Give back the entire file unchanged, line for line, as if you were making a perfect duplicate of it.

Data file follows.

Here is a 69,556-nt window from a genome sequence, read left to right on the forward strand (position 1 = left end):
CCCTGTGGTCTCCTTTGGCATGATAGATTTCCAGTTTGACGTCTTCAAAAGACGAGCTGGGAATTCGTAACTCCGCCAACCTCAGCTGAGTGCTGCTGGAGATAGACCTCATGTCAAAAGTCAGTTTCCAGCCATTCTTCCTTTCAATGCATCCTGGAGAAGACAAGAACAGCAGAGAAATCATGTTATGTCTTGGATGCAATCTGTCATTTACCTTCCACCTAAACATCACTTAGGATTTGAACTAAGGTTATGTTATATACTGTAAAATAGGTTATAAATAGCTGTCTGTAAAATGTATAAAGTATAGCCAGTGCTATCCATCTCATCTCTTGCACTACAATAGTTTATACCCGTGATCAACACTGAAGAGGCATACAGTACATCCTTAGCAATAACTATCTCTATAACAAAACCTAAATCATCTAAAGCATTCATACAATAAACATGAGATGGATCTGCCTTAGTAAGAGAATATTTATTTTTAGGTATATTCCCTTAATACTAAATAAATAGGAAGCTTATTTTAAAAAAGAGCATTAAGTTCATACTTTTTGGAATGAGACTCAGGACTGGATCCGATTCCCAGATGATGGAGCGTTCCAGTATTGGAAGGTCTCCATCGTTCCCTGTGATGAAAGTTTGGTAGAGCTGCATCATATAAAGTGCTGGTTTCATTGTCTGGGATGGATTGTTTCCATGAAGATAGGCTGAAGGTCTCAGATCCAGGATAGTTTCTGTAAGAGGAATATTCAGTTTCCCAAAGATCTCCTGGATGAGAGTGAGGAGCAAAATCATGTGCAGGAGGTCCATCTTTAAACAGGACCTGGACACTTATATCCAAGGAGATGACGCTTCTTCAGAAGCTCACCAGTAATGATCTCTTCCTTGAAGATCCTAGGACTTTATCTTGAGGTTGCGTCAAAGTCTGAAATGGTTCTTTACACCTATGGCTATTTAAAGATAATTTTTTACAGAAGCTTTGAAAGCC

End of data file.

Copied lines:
Here is a 69,556-nt window from a genome sequence, read left to right on the forward strand (position 1 = left end):
CCCTGTGGTCTCCTTTGGCATGATAGATTTCCAGTTTGACGTCTTCAAAAGACGAGCTGGGAATTCGTAACTCCGCCAACCTCAGCTGAGTGCTGCTGGAGATAGACCTCATGTCAAAAGTCAGTTTCCAGCCATTCTTCCTTTCAATGCATCCTGGAGAAGACAAGAACAGCAGAGAAATCATGTTATGTCTTGGATGCAATCTGTCATTTACCTTCCACCTAAACATCACTTAGGATTTGAACTAAGGTTATGTTATATACTGTAAAATAGGTTATAAATAGCTGTCTGTAAAATGTATAAAGTATAGCCAGTGCTATCCATCTCATCTCTTGCACTACAATAGTTTATACCCGTGATCAACACTGAAGAGGCATACAGTACATCCTTAGCAATAACTATCTCTATAACAAAACCTAAATCATCTAAAGCATTCATACAATAAACATGAGATGGATCTGCCTTAGTAAGAGAATATTTATTTTTAGGTATATTCCCTTAATACTAAATAAATAGGAAGCTTATTTTAAAAAAGAGCATTAAGTTCATACTTTTTGGAATGAGACTCAGGACTGGATCCGATTCCCAGATGATGGAGCGTTCCAGTATTGGAAGGTCTCCATCGTTCCCTGTGATGAAAGTTTGGTAGAGCTGCATCATATAAAGTGCTGGTTTCATTGTCTGGGATGGATTGTTTCCATGAAGATAGGCTGAAGGTCTCAGATCCAGGATAGTTTCTGTAAGAGGAATATTCAGTTTCCCAAAGATCTCCTGGATGAGAGTGAGGAGCAAAATCATGTGCAGGAGGTCCATCTTTAAACAGGACCTGGACACTTATATCCAAGGAGATGACGCTTCTTCAGAAGCTCACCAGTAATGATCTCTTCCTTGAAGATCCTAGGACTTTATCTTGAGGTTGCGTCAAAGTCTGAAATGGTTCTTTACACCTATGGCTATTTAAAGATAATTTTTTACAGAAGCTTTGAAAGCC